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How Japan’s hydrogen innovations can fuel cleaner days

Hydroedge, Japan’s largest liquefied hydrogen plant, operated by Iwatani

In October 2020, Japan gave the world a clear vision of a carbon-free future.

Declaring the nation’s bold ambitions to become fully decarbonized within 30 years by reforming its industrial structure and launching a socio-economic transformation, the Japanese government has announced that it will implement new ideas, technologies, investments and resources in a campaign called the Green growth strategy.

Hydrogen, a clean energy without CO2 emissions, is one of the most innovative sectors of green growth. Japan’s continued technological advancements bring hydrogen to the cusp of adoption for a range of applications, including powering passenger cars, power generation turbines, steelmaking, heavy vehicles and ships.

A liquefied pioneer Hydrogen

Including hydrogen in Japan’s carbon-neutral planning would be impossible without the advances of Japanese companies such as Kawasaki Heavy Industries (KHI), a pioneer in the efficient, large-scale storage and transportation of liquefied natural gas (LNG) in Asia.

In 1981, KHI became the first Asian company to manufacture an LNG carrier. Since that milestone, the company has become a leader in cryogenic technology for shipping.

Since 1983, the company has developed, manufactured and operated a liquefied hydrogen storage tank at the JAXA Tanegashima Space Center rocket launch site.

The hydrogen liquefaction system, installed in the hydrogen technology demonstration center at the Harima plant, has the capacity to liquefy about five tons of hydrogen per day.

This system is built on KHI’s technology for handling cryogenic materials and the turbine technology it has cultivated in the development of high rotational speed machines.

A liquefaction system is the key piece of infrastructure needed to achieve mass transport of hydrogen. Hydrogen gas is light but extremely bulky, which makes it difficult to transport in a gaseous state. A hydrogen liquefaction system converts hydrogen gas to liquid by lowering its temperature to –423°C (–253°C) and reducing its volume to approximately 1/800 of its gaseous state, making the transport of mass much more effective.

Building the Global Hydrogen Supply Chain

Japan is leading the effort to build an international hydrogen supply chain to manufacture large quantities of liquefied hydrogen overseas and supply it to Japan by sea.

As members of the CO2-free Hydrogen Energy Supply-chain Technology Research Association (HySTRA), KHI and Iwatani Corp., Japan’s sole liquid hydrogen supplier, are conducting a pilot demonstration for an international liquefied hydrogen supply chain using hydrogen produced at from coal in the state of Victoria, Australia.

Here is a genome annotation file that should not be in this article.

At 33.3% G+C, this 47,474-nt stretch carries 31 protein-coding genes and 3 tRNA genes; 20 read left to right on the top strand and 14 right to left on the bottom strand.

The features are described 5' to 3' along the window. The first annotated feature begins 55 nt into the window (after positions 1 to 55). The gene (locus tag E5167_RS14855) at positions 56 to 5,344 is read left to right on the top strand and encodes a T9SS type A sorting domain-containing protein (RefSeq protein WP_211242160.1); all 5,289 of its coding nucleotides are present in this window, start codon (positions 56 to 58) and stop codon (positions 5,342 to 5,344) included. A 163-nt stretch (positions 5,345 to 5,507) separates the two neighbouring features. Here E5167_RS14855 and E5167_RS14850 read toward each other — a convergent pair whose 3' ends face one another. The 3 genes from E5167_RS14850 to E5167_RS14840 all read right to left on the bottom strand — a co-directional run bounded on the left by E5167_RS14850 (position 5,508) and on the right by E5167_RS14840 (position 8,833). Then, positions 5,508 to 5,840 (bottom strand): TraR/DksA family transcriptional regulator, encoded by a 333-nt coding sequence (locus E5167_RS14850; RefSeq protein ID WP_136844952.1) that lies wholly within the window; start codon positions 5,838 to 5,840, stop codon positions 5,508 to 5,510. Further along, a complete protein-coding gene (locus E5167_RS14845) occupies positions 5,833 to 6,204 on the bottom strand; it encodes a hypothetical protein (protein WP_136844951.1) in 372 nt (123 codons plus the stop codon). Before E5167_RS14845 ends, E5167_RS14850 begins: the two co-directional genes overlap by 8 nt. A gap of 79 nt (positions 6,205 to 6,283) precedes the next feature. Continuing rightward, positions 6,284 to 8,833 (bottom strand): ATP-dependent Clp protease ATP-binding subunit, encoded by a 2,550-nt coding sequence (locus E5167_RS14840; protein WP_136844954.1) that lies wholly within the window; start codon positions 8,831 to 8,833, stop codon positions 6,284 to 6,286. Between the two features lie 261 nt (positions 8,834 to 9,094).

This flagship project was launched in 2015 with a grant from the New Energy and Industrial Technology Development Organization (NEDO). In 2021, the world’s first liquefied hydrogen carrier, built by KHI, will make its first round trip between Japan and Australia. And Iwatani will load, unload and store the liquefied hydrogen.

Iwatani is exploring the production of “green hydrogen” (produced from non-fossil fuels) with KHI and Fortescue Metals Group, the world’s fourth largest producer of iron ore, in Australia. Additionally, Iwatani is exploring green hydrogen production with Australian power company Stanwell.

Prior to setting up this large-scale hydrogen supply chain overseas, Iwatani is working on producing clean hydrogen from lignite in Hokkaido, Japan.

Changing energy, changing lives

The Japanese Ministry of Economy, Trade and Industry (METI) foresees the widespread use of hydrogen as a fuel for thermal energy, which calibrates the balance between supply and demand of the electric grid. . For fuel cell vehicles (FCVs), including buses and trucks for long-distance transportation, Iwatani is developing infrastructure with hydrogen stations. Future applications could include powering construction machinery, ships, trains, and perhaps even aircraft.

While KHI and Iwatani now source clean hydrogen by extracting it from coal in Victoria, Australia, these companies and Japan are also considering collecting green hydrogen from solar, wind, nuclear and other sources without CO2 emissions.

Through the efforts of KHI and Iwatani, METI predicts that Japan will have a commercial hydrogen supply chain from overseas by 2030 to establish a domestic market of 3 million tons at a cost of 0 US$.29 (¥30) per cubic meter.

Supporting a carbon-free future

The Green Growth Strategy is designed to bring about step change in Japan’s business, energy, industrial and transportation sectors, and METI sees a sustainable future, dependent on hydrogen and other innovative technologies, as essential. for Japanese industry and society.

To attract businesses around the world to green growth, METI offers tax incentives and funding for research and development from the Green Innovation Fund, with a budget of US$18.9 billion (US$2 trillion). yen) over 10 years. The Diet, Japan’s legislative body, is also considering growth-oriented regulatory measures.

The will to change is already strong. About the association Carbon Disclosure Project (CDP) 2020 A-List53 of the 278 companies rated A for climate change were based in Japan.

Now is the time for organizations around the world to join the movement and build on this momentum in Japan and beyond.

Learn more on the green growth strategy.

Learn more about HySTRA.

Learn more about NEDO.

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